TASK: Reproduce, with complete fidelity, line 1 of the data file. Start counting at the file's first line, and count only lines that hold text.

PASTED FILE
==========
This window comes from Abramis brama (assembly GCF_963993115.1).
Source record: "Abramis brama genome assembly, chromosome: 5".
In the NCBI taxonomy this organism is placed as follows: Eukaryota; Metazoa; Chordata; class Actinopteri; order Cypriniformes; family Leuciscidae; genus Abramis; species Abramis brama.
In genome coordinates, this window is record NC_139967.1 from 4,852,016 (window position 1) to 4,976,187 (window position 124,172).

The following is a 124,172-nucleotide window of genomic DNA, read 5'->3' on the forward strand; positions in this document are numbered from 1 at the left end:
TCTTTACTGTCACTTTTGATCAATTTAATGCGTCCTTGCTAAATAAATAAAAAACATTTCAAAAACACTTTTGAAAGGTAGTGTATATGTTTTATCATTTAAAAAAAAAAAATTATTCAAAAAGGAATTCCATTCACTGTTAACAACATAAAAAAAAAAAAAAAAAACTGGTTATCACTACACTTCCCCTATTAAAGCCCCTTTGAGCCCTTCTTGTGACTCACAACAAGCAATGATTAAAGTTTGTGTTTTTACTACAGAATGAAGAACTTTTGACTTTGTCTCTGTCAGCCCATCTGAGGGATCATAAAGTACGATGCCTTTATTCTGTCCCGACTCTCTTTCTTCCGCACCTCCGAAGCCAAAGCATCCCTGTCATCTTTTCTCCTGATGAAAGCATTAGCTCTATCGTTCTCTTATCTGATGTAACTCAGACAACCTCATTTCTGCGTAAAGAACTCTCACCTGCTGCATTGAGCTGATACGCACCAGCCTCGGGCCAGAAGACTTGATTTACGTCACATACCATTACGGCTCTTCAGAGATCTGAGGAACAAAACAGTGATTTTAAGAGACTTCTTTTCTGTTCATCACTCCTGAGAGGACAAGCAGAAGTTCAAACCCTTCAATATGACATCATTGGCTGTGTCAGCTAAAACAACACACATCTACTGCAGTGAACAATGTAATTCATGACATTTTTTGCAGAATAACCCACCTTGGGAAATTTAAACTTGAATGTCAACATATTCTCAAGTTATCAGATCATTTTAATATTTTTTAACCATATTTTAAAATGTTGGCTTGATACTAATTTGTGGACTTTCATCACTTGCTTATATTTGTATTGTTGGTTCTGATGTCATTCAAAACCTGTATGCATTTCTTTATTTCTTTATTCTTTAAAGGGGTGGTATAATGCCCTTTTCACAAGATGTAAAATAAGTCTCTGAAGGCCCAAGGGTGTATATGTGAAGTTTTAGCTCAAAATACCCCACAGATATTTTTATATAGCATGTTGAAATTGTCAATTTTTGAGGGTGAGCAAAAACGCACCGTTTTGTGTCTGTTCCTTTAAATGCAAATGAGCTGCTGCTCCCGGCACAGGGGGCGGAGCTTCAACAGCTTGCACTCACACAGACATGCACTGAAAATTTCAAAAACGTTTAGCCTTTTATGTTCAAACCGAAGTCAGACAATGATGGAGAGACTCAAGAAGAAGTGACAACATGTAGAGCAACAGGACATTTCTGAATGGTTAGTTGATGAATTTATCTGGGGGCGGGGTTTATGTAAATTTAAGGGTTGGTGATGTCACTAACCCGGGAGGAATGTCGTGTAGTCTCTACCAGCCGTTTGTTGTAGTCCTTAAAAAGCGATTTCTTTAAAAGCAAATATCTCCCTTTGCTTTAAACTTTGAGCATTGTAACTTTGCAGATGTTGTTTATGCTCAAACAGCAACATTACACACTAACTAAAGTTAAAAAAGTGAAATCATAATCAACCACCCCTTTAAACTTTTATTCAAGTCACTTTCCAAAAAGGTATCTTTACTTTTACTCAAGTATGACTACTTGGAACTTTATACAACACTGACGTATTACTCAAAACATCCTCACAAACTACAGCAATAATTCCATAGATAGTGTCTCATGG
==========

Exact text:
This window comes from Abramis brama (assembly GCF_963993115.1).